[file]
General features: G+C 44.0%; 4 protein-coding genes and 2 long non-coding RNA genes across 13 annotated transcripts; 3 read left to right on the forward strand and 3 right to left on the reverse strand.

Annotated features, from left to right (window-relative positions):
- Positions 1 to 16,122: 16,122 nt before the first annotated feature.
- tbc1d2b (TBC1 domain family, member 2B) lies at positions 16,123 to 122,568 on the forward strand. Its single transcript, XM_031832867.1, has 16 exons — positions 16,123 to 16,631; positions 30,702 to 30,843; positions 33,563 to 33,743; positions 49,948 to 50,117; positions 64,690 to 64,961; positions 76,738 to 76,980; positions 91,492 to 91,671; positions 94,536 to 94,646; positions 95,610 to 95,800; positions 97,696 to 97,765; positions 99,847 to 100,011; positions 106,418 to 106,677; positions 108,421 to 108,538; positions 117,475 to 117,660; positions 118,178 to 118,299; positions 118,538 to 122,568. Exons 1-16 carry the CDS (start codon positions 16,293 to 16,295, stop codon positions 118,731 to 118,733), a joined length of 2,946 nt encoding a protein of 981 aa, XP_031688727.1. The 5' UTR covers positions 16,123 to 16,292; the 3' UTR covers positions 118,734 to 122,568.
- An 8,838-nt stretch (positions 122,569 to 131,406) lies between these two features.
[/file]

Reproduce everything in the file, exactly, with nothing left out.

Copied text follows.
General features: G+C 44.0%; 4 protein-coding genes and 2 long non-coding RNA genes across 13 annotated transcripts; 3 read left to right on the forward strand and 3 right to left on the reverse strand.

Annotated features, from left to right (window-relative positions):
- Positions 1 to 16,122: 16,122 nt before the first annotated feature.
- tbc1d2b (TBC1 domain family, member 2B) lies at positions 16,123 to 122,568 on the forward strand. Its single transcript, XM_031832867.1, has 16 exons — positions 16,123 to 16,631; positions 30,702 to 30,843; positions 33,563 to 33,743; positions 49,948 to 50,117; positions 64,690 to 64,961; positions 76,738 to 76,980; positions 91,492 to 91,671; positions 94,536 to 94,646; positions 95,610 to 95,800; positions 97,696 to 97,765; positions 99,847 to 100,011; positions 106,418 to 106,677; positions 108,421 to 108,538; positions 117,475 to 117,660; positions 118,178 to 118,299; positions 118,538 to 122,568. Exons 1-16 carry the CDS (start codon positions 16,293 to 16,295, stop codon positions 118,731 to 118,733), a joined length of 2,946 nt encoding a protein of 981 aa, XP_031688727.1. The 5' UTR covers positions 16,123 to 16,292; the 3' UTR covers positions 118,734 to 122,568.
- An 8,838-nt stretch (positions 122,569 to 131,406) lies between these two features.